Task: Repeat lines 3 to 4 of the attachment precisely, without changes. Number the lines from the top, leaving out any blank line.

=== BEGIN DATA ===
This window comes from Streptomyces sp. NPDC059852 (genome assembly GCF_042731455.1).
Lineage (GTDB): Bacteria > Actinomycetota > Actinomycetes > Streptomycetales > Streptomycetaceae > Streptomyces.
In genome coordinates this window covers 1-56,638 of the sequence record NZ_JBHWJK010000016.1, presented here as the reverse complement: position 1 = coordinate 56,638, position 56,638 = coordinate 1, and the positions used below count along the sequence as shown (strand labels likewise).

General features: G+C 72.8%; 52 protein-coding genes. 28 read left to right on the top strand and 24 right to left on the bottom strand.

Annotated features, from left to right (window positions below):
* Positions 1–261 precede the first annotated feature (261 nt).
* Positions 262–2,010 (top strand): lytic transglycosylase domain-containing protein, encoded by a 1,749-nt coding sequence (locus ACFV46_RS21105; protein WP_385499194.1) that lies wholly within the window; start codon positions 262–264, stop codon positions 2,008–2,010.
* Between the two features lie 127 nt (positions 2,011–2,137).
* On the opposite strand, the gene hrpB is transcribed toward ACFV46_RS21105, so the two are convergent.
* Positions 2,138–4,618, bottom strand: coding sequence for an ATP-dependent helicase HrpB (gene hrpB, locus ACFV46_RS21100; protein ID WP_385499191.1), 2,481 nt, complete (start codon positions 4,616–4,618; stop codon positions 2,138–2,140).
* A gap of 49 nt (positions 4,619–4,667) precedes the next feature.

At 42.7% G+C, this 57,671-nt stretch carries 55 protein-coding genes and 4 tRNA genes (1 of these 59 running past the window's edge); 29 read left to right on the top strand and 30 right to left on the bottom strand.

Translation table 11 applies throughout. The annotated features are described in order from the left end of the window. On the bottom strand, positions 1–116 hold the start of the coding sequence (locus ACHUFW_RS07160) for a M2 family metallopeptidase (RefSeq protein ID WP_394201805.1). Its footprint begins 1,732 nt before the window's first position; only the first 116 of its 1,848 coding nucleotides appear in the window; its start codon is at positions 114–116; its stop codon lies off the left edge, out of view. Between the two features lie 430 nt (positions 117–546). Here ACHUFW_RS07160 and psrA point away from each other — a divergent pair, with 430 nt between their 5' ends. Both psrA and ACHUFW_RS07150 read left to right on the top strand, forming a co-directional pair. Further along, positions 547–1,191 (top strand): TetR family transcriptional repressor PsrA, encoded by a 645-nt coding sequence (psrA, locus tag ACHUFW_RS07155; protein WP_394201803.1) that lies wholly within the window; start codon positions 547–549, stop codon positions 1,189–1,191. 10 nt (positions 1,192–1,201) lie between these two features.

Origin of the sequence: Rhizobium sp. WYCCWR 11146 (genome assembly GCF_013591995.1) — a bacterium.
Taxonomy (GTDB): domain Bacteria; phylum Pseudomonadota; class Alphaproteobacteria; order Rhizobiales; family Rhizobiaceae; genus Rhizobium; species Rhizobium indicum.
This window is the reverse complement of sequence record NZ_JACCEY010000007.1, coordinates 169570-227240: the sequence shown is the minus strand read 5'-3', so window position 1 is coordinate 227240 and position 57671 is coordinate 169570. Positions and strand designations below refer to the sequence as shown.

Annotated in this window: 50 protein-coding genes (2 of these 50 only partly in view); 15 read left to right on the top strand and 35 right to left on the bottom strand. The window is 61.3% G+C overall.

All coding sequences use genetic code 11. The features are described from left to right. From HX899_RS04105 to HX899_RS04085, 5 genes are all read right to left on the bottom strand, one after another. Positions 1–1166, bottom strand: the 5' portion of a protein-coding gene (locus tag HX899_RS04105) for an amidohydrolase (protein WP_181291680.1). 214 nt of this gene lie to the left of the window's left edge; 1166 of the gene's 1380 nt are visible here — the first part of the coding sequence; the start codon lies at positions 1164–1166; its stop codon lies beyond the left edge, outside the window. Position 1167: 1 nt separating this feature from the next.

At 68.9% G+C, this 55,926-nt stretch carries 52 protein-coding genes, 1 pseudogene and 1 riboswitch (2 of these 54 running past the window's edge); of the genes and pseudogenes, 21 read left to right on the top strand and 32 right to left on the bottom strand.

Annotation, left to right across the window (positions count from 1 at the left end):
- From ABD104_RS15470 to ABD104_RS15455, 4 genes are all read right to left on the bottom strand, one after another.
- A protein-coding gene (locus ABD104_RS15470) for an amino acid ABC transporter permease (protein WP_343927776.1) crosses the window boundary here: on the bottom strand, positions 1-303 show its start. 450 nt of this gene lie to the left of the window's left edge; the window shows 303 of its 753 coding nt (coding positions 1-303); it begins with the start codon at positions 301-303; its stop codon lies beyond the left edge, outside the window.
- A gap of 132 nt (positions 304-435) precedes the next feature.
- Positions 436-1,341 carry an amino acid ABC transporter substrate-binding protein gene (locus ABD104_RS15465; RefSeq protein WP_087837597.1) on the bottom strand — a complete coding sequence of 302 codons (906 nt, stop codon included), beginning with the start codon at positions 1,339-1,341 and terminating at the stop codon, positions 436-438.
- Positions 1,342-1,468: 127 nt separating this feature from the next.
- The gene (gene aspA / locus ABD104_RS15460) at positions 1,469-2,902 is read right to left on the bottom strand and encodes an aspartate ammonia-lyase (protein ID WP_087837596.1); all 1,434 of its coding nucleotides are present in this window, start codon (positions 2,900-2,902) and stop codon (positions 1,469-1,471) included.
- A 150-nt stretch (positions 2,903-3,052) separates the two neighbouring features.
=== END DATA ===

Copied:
In genome coordinates this window covers 1-56,638 of the sequence record NZ_JBHWJK010000016.1, presented here as the reverse complement: position 1 = coordinate 56,638, position 56,638 = coordinate 1, and the positions used below count along the sequence as shown (strand labels likewise).

General features: G+C 72.8%; 52 protein-coding genes. 28 read left to right on the top strand and 24 right to left on the bottom strand.